Planning for Pollinators


Utilising out of play areas to create ecology habitats can help to balance sustainable management of courses for both golf and the environment. Sarah Hughes, Syngenta Turf & Landscape Business Manager for UK and Ireland (below), highlights how the Operation Pollinator initiative is helping to focus the golf industry’s approach. 

While bumblebee queens and other beneficial pollinating insects are hibernating through the winter weather, now is the time to be planning where habitat creation around the course could give them maximum benefit through the summer – as well as making the golf environment a more attractive place to play.

Operation Pollinator has ably demonstrated that areas of habitat for pollinating insects and other biodiversity can be successfully managed alongside maintaining high quality playing surfaces and with no negative impact on golf. Ecology initiatives can enable greenkeeping teams to engage effectively with players, provide a positive promotion for clubs and highlight sustainable management practices across the turf industry.  


One of the primary planning decisions is where around the course habitat can be created and managed for pollinators, without impinging on play? Or ideally how it can be incorporated into course design to positively enhance the environment for biodiversity, and to be more attractive for players. That also has to be balanced with the suitability of areas for appropriate habitat creation – some of which might be pollen and nectar food sources from wildflowers, but also importantly areas for insects to breed and hibernate. Along with the practicality of being able to manage areas easily with the available workforce.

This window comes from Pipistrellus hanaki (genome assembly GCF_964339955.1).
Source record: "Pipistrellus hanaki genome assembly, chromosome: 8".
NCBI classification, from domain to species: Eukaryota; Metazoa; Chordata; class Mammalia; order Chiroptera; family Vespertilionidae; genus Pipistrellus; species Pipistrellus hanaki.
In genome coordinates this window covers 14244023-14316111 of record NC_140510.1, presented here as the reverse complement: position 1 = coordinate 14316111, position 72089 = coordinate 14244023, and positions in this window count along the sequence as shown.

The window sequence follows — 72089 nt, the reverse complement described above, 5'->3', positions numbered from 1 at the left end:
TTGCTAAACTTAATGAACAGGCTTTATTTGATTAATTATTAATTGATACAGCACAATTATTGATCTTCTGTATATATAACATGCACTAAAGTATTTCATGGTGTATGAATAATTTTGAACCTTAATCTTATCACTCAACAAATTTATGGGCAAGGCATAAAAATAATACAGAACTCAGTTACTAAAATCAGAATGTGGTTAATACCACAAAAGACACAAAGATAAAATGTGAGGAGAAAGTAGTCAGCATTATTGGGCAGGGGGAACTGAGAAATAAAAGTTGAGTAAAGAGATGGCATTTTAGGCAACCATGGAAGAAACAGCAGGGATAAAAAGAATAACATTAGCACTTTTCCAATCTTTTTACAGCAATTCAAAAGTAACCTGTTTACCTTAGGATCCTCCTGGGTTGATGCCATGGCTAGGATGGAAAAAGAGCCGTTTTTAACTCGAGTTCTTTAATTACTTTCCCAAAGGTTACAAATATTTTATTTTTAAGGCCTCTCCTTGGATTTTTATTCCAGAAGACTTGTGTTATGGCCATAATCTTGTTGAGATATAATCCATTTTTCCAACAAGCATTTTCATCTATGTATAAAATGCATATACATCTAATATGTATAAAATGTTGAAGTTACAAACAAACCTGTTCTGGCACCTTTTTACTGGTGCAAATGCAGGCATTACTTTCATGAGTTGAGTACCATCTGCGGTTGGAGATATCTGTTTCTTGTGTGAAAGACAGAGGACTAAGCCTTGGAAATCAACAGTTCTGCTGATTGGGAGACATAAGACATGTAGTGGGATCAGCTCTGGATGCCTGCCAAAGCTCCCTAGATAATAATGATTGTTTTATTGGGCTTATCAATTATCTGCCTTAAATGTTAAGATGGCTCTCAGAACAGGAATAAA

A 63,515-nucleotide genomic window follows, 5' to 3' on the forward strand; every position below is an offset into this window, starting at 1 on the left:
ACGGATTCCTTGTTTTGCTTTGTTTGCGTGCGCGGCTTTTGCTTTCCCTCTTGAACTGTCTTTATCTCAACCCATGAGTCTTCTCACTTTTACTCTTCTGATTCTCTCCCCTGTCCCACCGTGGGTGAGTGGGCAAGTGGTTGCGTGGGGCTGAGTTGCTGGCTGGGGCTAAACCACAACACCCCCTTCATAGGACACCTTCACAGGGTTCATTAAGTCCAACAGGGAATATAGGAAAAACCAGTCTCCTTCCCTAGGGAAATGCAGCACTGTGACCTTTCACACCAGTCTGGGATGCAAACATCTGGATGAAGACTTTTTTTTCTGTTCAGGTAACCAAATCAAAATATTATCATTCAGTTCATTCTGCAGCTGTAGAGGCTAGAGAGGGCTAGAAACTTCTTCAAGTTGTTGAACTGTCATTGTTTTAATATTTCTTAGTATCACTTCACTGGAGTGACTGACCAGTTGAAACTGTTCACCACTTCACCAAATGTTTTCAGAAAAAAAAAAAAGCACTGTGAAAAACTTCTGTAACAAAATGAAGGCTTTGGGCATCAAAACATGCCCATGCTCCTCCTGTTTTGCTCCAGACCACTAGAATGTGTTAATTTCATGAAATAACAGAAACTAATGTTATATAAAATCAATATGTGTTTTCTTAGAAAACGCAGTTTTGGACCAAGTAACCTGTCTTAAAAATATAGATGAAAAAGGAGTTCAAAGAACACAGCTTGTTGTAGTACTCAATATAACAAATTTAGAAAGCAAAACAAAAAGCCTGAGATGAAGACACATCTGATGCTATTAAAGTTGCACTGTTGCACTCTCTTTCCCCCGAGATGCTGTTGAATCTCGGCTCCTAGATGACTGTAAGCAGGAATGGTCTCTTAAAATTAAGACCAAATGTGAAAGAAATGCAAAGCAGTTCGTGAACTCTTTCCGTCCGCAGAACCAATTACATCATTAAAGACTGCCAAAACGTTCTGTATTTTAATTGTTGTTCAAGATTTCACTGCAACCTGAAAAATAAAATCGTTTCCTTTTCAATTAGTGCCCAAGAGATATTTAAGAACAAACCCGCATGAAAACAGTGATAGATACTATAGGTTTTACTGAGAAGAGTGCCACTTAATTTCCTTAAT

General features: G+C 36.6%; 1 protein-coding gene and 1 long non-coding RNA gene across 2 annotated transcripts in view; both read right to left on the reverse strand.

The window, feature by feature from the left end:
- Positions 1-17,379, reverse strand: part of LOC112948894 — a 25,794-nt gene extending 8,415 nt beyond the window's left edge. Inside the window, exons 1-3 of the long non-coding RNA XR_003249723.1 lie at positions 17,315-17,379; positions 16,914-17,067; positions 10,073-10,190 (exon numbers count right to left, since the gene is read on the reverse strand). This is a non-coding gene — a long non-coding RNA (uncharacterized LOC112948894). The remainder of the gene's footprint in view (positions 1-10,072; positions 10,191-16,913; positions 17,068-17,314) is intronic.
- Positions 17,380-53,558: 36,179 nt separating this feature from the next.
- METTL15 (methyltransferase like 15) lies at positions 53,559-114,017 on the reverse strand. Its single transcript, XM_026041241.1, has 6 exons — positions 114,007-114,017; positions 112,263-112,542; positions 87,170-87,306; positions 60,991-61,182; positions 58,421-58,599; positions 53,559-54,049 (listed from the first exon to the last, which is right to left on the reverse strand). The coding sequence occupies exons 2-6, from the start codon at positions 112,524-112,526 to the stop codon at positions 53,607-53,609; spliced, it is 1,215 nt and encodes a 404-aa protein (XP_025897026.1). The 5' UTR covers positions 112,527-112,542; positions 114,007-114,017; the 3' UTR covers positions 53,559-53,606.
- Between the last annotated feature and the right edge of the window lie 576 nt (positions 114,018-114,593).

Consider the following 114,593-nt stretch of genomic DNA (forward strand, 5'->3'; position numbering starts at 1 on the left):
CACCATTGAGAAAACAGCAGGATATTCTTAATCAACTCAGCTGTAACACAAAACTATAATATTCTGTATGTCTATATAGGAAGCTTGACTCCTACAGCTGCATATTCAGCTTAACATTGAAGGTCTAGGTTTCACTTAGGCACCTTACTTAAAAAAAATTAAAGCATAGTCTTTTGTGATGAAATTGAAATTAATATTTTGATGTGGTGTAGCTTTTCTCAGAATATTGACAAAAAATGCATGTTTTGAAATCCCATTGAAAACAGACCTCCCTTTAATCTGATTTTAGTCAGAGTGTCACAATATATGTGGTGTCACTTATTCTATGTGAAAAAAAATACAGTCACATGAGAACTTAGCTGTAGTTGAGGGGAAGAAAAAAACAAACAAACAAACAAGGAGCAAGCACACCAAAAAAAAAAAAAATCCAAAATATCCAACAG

Parkland courses often have far more flexibility to introduce areas of more floristically enhanced pollen and nectar rich flower mixtures that look in keeping, while on a heathland or links course options for planting are typically far more limited to naturalistic native wildflowers. But even here, entrance roads, car parks and areas around the clubhouse can often be found where plants that are highly productive in pollen and nectar can be suitably cultivated, along with more natural habitat areas required for breeding and hibernation.


In some situations, specific plant species will need to be planted - and managed to give them the conditions to grow – to target particular insects, while more populist bumblebee and butterfly species will benefit from botanically diverse flower mixtures. 

Operation Pollinator research and experience over more than 12 years’ implementation on golf courses across the UK has highlighted the potential for the most extensive areas of wildflower creation on secondary tiger rough, along with smaller areas managed more intensively for specific habitats.

Areas can often be established on carries that are typically undisturbed or rarely ventured into by players, but where they can experience the enjoyment that the biodiversity brings as they play. 

Wildflower areas on walkways between holes and at the back of tees provide a more pleasurable stopping point if play is held up, as well as framing course design and direction. Fescue grasses and wildflowers in deep rough provide a visual continuity to first cut rough and, with coarse grasses removed, enable easier ball location of wayward shots to speed up players’ rounds.   


The overall findings have shown that while ecological initiatives can be implemented on every course, each has to be treated individually to pick what will be appropriate in specific situations. Operation Pollinator is designed to provide a framework of guidance and advice, but without being prescriptive of any management measures, seed mixtures or areas that must be followed.       

From the reported experiences of over 600 greenkeepers and golf clubs signed up to Operation Pollinator one of the greatest challenges to establishing attractive wildflower areas is invasion from coarse grasses that overwhelm wildflowers and the fine fescue rough in which they thrive. 


For some years the selective herbicide Rescue was highly successful in removing coarse grasses, including ryegrass and Yorkshire fog, while leaving the fescue and wildflowers unaffected. STRI research showed that using selective herbicide techniques could create the same wildflower establishment in two years, compared to six to seven years of repeated cut and removal - with all its associated labour, fuel and carbon release costs.